Foodservice Equipment & Supplies

MAR 2018

Foodservice Equipment & Supplies magazines is an industry resource connecting foodservice operators, equipment and supplies manufacturers and dealers, and facility design consultants.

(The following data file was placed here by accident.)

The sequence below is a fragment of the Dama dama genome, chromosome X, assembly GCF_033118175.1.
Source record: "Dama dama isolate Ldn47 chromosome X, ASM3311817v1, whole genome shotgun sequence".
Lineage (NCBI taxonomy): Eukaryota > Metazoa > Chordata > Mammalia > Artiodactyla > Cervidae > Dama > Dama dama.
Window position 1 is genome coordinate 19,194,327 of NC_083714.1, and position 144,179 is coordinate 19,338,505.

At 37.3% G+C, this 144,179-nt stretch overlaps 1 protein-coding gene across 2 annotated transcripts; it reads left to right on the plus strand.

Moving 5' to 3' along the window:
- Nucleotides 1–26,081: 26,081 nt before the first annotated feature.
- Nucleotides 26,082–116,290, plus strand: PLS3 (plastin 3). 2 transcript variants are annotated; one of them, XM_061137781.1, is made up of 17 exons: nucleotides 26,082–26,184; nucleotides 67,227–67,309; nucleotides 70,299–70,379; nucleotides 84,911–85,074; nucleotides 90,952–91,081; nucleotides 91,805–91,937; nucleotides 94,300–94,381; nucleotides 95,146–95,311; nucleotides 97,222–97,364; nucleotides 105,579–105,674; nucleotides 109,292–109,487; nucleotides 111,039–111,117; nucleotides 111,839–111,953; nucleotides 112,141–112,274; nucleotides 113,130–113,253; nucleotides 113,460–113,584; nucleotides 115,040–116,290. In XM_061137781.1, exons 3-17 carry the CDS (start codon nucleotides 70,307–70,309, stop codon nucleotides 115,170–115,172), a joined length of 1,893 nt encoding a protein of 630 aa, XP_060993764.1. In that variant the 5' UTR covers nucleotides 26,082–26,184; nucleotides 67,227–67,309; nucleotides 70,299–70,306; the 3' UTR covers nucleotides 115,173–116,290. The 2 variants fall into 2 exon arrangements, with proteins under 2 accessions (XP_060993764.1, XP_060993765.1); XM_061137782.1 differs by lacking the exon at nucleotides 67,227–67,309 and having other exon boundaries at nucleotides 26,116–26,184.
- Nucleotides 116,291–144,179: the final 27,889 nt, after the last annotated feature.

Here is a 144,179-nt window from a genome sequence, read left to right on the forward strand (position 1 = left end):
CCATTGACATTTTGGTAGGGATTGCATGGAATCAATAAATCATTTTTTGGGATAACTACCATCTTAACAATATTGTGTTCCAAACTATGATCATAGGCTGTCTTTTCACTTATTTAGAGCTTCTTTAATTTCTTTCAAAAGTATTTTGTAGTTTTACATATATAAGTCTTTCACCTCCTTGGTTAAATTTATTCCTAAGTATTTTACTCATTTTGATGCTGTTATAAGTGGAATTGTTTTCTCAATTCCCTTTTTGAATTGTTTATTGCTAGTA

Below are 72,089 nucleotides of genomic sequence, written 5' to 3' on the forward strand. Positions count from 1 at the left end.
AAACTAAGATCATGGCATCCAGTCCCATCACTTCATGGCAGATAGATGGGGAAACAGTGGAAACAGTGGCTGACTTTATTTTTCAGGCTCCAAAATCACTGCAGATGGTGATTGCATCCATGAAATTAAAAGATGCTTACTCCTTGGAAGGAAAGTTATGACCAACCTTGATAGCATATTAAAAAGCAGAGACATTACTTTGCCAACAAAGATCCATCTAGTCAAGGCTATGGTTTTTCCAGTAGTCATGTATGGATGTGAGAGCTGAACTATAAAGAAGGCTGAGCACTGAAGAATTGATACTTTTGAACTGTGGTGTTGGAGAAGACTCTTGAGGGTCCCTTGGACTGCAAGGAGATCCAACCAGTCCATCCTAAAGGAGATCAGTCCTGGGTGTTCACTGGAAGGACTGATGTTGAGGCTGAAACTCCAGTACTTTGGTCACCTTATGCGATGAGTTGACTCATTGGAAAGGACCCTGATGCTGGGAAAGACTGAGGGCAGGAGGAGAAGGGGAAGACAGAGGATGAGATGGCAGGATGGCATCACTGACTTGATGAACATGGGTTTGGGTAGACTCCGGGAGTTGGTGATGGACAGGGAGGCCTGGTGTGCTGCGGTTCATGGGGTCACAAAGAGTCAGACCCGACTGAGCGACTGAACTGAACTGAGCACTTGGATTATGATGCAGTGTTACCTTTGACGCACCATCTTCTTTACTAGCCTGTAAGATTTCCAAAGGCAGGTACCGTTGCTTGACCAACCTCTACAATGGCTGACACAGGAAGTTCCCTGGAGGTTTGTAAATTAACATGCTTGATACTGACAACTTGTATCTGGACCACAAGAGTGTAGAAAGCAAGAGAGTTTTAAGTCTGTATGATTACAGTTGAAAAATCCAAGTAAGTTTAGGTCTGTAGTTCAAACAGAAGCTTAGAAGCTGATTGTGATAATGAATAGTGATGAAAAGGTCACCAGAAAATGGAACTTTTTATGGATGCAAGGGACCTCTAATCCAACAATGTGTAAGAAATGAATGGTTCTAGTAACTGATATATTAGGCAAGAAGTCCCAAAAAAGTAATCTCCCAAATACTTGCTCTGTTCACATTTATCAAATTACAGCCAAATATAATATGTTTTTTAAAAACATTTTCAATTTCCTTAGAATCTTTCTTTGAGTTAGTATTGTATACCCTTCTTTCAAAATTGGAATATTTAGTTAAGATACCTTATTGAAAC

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Source Reduction and Reuse R ecycling, composting and using a pulper system represent great ways to divert food from landfills. But what about producing less food in general? Source reduction and reuse remains at the top of the EPA's waste management hierarchy, before recycling and composting, before energy recovery, and finally treatment and disposal. Operators that want to assess their performance can start by developing a clear, visual image of how much food waste they produce on a daily, even hourly basis. Case Study: Reid Health For Reid Health, a 207-bed, independent, nonprofit hospital serving 3,600 meals a day, the waste reality sprung up via its food donation program. In the fall of 2016, the hospital began donating leftover food, pre-consumer from its cafe and catering operation to local soup kitchens. Items deemed suitable for donations in- clude entrees and other food stored in hot boxes, but that were never used. The food bank provides freezers for the hospital, and staff members transfer the leftover food to disposable pans and packaging for safe, convenient travel and use. "It was eye opening because this was the first time that we really saw how much we were overproducing," says Kris Ankeny, director of food and nutrition services at Reid Health in Richmond, Ind. "Before that it was just going down the garbage disposal. We didn't have a good system for post-production reporting, and just seeing all the food go to the food bank, while that is a great thing, made it obvious that we were producing more food than we needed." Before taking steps to reduce food production, and ulti- mately, waste, the food bank would come three times a week. Now, it comes just once a week. How Reid Health Reduced Waste management doesn't happen by one person alone. It takes a team. Ankeny began the effort by organizing a waste management team. In addition to herself, that team includes the central kitchen chef, the head of procurement, the cafe manager, and some full-time staff members. They continue to meet weekly to set and review goals. Brainstorming, collaboration, and best of all, accountability, works. "We are regularly looking through all of our waste tracking reports and photos and honing in on areas we can improve and cut down on our production," says Ankeny. Next came food waste tracking scales. Reid Health installed scales fitted with cameras and software for real-time data and analytics in its central kitchen. As a result, the hospital cut food waste in half. Ankey reports food waste dropped from $1,400 per week to between $600 and $700 per week. Her ultimate goal is $500 per week or less. What once was a three-times-per-week food waste donation has since become a once-a-week donation. Moreover, Ankeny says food costs have dropped 6 percent to 7 percent year over year. Operators can invest in any number of By Amelia Levin WASTE MANAGEMENT SERIES Reid Health and MGM Resorts make strides in food waste reduction. 94 • FOODSERVICE EQUIPMENT & SUPPLIES • MARCH 2018 Cooking in smaller batches has kept over- production issues at bay for the Reid Health culinary team.

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